On 13 January 2018 the government banned all businesses from charging credit and debit card surcharges to UK based consumers. This means that no additional charge or fee can be levied upon someone who wants to pay by card, or by a specific card.

The ban applies to transactions between businesses and individual consumers and even extends to payments of tenancy deposits in residential tenancies.

The Regulations can be found here.

In particular, Regulations 4 and 5 state:

Regulation 4

  • A trader must not charge consumers, in respect of the use of a given means of payment, fees that exceed the cost borne by the trader for the use of that means.

Regulation 5

Contracts where Regulation 4 applies:

  • Regulation 4 applies only if the use is as a means for the consumer to make payments for the purposes of a contract with the trader, and only to the extent that that contract—

(a) is a sales or service contract, or a contract (other than a sales or service contract) for the supply of water, gas, electricity, district heating or digital content, and

(b) is not an excluded contract.

It is worth noting that landlords can make an additional charge in respect of rent payments as residential tenancy agreements are excluded contracts for the purposes of Regulation 5. However, they will not be entitled to impose surcharges on payments for tenancy deposits or holding fees.

Up until 13 January 2018, landlords and letting agents were allowed to impose additional surcharges when taking tenancy deposit payments via credit or debit card. The reason why landlords obligated tenants to pay surcharges when taking deposit payments was to cover the costs they had incurred to credit card companies, such as Visa and MasterCard, for processing the payment. Fortunately for tenants, the new Regulations now make the additional surcharges on credit and debit card payments unlawful in most cases.

The ban applies to deposit payments made by cash, face to face, bank transfer, online banking, over the telephone, PayPal, Apple and Samsung Pay and other e-money services and mobile applications. From the tenant’s perspective, the protections granted by the Regulations over the method of payment is wide ranging and applies to all forms of modern day payment methods.

I am a landlord, how shall I take deposit payments from tenants?

Landlords should not levy an additional surcharge for processing deposit payments as this would contravene the Regulations. It is, therefore, advisable that landlords take deposit payments face to face and/or provide tenants with clear and concise information as to what they have paid.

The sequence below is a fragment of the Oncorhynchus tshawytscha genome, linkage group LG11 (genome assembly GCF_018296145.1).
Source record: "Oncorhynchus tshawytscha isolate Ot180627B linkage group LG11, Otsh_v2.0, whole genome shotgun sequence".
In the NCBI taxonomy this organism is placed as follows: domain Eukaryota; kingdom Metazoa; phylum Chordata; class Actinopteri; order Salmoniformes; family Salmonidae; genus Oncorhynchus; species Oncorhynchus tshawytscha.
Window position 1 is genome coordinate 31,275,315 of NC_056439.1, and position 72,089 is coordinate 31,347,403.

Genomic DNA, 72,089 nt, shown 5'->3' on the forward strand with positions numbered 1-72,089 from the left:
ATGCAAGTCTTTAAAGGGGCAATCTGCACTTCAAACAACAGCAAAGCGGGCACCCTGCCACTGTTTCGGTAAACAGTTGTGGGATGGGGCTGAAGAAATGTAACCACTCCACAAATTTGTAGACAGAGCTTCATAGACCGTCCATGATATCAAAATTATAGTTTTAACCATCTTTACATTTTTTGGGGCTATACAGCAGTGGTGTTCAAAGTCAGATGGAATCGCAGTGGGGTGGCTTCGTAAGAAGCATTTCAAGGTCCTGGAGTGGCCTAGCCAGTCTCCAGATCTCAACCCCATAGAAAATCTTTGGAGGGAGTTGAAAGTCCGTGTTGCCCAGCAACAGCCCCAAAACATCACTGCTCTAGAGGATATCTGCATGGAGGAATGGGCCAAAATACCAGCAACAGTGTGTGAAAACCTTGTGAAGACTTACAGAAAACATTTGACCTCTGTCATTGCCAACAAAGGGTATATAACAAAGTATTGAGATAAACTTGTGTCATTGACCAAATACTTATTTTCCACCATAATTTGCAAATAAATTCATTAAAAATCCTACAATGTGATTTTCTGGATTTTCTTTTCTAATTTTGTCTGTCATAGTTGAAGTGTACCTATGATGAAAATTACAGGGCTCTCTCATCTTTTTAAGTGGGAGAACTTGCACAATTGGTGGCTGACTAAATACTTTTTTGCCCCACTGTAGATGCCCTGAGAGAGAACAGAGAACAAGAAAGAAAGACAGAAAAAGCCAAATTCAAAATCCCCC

Alternatively, landlords could take a cash payment as this would not carry the burden of bearing the expensive costs that comes with processing card payments.

What are the consequences of non-compliance?

If landlords do not comply with the Regulations and continue to levy additional processing charges on tenants for making deposit payments by card, tenants would be entitled to a refund. If landlords persistently refuse to refund tenants for taking the additional fee, the consequences for non-compliance are very serious. Tenants would then have the right to redress by pursuing legal action against the landlord or referring the matter to the local authority trading standards or the Competition and Markets Authority.

How can landlords avoid the consequences?

Enforcement and litigation can be stressful, time consuming and could cost landlords much more than the price they had to pay in order to ensure compliance with the Regulations.

There are several ways in which landlords can protect themselves from facing the severe consequences of non-compliance.

These include:

  • Discontinue the imposition of additional charges on tenants for processing the deposit payments. Instead, landlords could bear the full costs of processing the deposit payments themselves. If landlords are happy to pay the costs of processing card payments, they would also be entitled to negotiate lower fees with the relevant card company;
  • Stop accepting deposit payments made with credit or debit card and in the alternative, landlords could require deposit payments to be made by cash upfront; or
  • Pass the costs of processing deposit payments as booking fees or administration fees. However, this would require then landlords to ensure that the booking and administration fees are also implemented on all other payment methods.

Further guidance on the credit card surcharge ban can be found here.